Cultura y conciencia

Father Coughlin’s Ghost

Nelson Santana

By María Encarnación

September 22, 2010

A specter is haunting the U.S.—the specter of hate

For many people in the United States and abroad, the election of Barack Obama augured a new era of racial harmony in a country where people of African descent lacked citizenship rights a few decades back. Others, meanwhile, expressed skepticism at the prospects for a more tolerant society that has just elected a black man as commander in chief.

At the end, the latter turned out to be right.

In fact, this post-election era has seen a revival of racism fuelled by hysteria that is reminiscent of Father Coughlin’s anti-Semitic speeches in the 1930s. Coughlin was a Catholic priest who used Jewish immigrants as scapegoats for the economic crisis facing the U.S. at that time. His popular radio show was a predecessor of today’s hate radio and TV luminaries such as Rush Limbaugh, Sean Hannity, Bill O’Reilly and Glen Beck among others. Their target: immigrants of color who they blame for unemployment, disease, crime and terrorism. Their political and financial backers: the Republican Party and the far right organized in the Tea Party movement that claims to represent working people when in reality it is a vehicle to rally up racists and xenophobes across the nation.

The Tea partiers and Republican politicians are also attacking Muslims and Arabs who are portrayed as a threat to “American values.” The announcement t to build a Mosque near Ground Zero, the site of the worst terrorist attack on U.S. soil, has provoked hysteria among racist politicians who feel offended by it. However, many of those offended politicians-such as Peter King, Republican congressman from New York, voted “no” to provide compensation and health benefits to 9-11 rescue workers and families of those killed during the attack. Meanwhile, the mainstream media and the U.S. government do not defend Muslim and Arabs.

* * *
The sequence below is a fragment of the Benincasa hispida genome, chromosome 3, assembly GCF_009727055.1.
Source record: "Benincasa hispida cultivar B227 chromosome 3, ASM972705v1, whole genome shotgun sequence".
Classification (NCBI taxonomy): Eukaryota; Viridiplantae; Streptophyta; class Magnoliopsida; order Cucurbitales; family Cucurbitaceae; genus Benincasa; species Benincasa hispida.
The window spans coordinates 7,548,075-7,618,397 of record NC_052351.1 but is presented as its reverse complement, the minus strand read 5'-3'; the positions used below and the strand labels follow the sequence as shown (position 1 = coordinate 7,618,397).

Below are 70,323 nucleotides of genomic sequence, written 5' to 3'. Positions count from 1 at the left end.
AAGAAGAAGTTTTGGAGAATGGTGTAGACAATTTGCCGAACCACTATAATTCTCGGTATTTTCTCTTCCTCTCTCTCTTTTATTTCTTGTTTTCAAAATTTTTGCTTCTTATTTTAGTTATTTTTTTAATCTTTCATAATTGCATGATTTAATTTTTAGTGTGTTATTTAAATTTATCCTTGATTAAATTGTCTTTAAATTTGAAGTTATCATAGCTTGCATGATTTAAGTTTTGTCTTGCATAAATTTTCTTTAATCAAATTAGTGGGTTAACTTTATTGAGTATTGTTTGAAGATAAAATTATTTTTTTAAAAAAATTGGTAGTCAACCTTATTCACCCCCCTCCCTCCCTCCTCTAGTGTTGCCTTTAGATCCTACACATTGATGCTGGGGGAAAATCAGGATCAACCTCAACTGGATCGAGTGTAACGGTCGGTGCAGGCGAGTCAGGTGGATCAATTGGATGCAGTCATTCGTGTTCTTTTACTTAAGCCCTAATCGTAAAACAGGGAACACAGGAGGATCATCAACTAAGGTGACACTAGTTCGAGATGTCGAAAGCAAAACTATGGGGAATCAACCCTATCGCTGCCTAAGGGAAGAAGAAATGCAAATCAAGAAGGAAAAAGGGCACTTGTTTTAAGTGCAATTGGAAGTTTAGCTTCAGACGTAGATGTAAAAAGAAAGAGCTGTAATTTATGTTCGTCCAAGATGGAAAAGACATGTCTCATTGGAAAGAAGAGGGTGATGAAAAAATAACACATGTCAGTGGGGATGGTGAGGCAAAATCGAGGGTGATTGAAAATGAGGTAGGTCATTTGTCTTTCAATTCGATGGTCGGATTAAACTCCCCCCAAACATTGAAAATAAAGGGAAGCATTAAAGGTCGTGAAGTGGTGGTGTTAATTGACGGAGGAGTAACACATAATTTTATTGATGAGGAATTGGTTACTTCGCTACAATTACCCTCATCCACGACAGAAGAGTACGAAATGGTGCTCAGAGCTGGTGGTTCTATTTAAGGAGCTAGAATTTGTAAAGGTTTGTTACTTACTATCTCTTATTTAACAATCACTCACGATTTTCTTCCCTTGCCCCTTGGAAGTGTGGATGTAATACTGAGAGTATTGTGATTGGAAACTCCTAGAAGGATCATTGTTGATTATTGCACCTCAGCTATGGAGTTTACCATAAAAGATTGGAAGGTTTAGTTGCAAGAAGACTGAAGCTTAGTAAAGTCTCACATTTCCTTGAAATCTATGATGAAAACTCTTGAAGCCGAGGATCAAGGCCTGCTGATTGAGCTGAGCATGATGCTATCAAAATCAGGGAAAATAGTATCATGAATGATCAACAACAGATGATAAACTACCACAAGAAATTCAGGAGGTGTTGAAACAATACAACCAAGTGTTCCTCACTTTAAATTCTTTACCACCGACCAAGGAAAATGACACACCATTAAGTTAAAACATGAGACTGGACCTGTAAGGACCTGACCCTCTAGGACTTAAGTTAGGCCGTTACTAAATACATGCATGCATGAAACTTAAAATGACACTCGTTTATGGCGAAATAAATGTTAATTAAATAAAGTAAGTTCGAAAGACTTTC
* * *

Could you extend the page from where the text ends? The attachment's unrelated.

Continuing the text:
In fact, Islam phobia serves as a justification for the war in Afghanistan and Iraq. The U.S. government also carries out deportations of undocumented immigrants, propping up hate and xenophobia. Actually, the Obama administration further criminalizes immigrants by militarizing the border as though the country needs to be protected against hard working immigrants who are the backbone of the economy. Furthermore, immigrants are kept in detention centers for years in the most inhumane conditions.


Father Coughlin’s ghost serves a purpose: to scare people off and create the conditions for more xenophobic and anti-immigrants sentiment and laws in the United States. One example of that is the recent enactment of anti-immigrant and racist laws in Arizona.

In the meantime, immigrants and their allies are organizing to contain the seeds of hate and destruction that is sweeping the country.